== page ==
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The traveling tipper

Created date

February 21st, 2012

Preparing for vacation is enough to make your head spin: traveler s checks, airline tickets, security lines. But one thing that usually goes unnoticed is tipping. Overlooked though it is, travel tipping is actually a world of etiquette unto itself. Recently, the Tribune spoke with Texas-based tipping expert and etiquette guru Diane Gottsman to learn about it. The rules of tipping while on vacation can be fairly complicated and confusing, says Gottsman, who is the founder of the Protocol School of Texas. Just a few basic travel tipping guidelines can save you the headache and expense of over tipping or tipping when you don t have to. According to Gottsman, questions about travel tipping most often have to do with airports and hotels and the myriad of service providers that vacationers meet along the way.

At the airport

Generally speaking, those who assist you with your luggage are the ones you should be tipping at the airport. If, for instance, you park your car at an offsite lot and plan to use a shuttle bus to get to the terminal, it s good practice to provide the driver with $1 $2 per bag. The same goes for skycaps outside the airport. If he or she assists you in carrying your luggage to the ticket counter, $1 $2 per bag will help ensure that you part friends.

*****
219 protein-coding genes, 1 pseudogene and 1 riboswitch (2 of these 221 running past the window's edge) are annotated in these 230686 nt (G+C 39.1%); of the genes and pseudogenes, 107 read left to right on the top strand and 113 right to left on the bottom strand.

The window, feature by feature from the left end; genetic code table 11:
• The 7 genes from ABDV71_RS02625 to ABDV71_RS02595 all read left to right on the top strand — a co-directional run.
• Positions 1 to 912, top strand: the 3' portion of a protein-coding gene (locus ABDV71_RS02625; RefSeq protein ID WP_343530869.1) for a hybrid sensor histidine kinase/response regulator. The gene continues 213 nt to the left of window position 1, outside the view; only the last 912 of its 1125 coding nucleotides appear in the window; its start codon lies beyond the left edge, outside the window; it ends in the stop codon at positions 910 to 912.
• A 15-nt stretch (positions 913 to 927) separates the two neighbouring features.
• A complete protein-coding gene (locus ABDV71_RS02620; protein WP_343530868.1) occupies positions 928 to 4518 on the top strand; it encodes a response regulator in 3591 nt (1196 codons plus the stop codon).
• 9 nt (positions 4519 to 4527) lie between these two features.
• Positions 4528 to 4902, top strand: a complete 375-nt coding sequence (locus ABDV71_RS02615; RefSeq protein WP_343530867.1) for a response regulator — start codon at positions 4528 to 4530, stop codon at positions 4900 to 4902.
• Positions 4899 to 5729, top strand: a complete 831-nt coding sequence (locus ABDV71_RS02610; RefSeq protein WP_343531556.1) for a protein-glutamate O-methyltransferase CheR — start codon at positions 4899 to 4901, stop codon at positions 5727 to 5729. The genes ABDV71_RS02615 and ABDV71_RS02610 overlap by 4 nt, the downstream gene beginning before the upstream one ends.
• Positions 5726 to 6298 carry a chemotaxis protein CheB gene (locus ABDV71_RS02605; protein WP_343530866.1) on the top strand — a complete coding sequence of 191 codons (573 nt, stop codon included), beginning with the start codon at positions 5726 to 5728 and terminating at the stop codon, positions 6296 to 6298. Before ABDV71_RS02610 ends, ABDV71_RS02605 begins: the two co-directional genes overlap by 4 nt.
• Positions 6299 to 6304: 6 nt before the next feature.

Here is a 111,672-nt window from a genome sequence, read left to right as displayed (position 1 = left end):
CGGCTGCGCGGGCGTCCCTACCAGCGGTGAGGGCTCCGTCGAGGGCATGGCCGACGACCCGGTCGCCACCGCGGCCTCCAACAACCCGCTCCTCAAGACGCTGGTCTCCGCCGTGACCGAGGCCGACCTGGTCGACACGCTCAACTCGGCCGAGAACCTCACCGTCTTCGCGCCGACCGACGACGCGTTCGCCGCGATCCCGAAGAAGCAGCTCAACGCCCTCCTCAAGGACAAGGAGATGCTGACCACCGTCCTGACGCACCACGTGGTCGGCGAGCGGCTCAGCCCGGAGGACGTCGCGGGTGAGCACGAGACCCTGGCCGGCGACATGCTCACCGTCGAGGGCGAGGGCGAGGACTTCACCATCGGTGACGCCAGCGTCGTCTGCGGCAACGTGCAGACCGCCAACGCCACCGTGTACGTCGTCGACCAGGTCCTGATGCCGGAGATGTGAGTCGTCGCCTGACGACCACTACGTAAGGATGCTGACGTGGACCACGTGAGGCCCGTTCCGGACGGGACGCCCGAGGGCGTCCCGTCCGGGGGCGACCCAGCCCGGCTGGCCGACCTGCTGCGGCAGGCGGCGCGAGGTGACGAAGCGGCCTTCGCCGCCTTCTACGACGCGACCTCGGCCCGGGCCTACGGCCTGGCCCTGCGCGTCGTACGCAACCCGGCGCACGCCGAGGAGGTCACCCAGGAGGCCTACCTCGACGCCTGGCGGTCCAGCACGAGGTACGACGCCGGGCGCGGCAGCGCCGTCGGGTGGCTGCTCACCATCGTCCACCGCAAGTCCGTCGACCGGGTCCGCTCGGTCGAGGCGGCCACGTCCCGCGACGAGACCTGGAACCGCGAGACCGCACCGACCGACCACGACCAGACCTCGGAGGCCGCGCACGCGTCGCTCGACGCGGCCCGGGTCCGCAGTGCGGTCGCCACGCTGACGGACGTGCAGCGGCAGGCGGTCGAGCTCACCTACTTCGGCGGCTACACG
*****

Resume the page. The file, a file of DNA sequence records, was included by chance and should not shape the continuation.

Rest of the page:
On arriving at your hotel

If you drive to your hotel, the first person to consider is the valet. Unless he helps you with your baggage or you give him special instructions, you don t tip the valet until he delivers your car (meaning the next time you leave the hotel). Depending on the level of service provided, the general rule for a tip here is $3 or more. And just like the skycap at the airport, your bellhop should get $1 $2 per bag.

During your stay at the hotel

There are three key areas of service that you should keep in mind throughout your stay at the hotel: housekeeping, room service, and concierge. Housekeeping is probably the most overlooked of services and normally deserves a tip of around $3 a day or more based on how well they do their job. Room service is a bit simpler. Just apply the rule that you use at most restaurants 15% of whatever your bill is. Finally, there s the concierge. If he or she makes a simple dinner reservation, a warm thank you is all that s necessary. For taking the time to discuss in detail your restaurant options or if he or she points you in the direction of a quiet, less touristy establishment, a $5 tip is a nice gesture. And if a concierge really goes the extra mile and gets you hard-to-find tickets to the theater, think about $20. Arm yourself with dollar bills, and you can t go wrong. To learn more, visit the Protocol School of Texas online at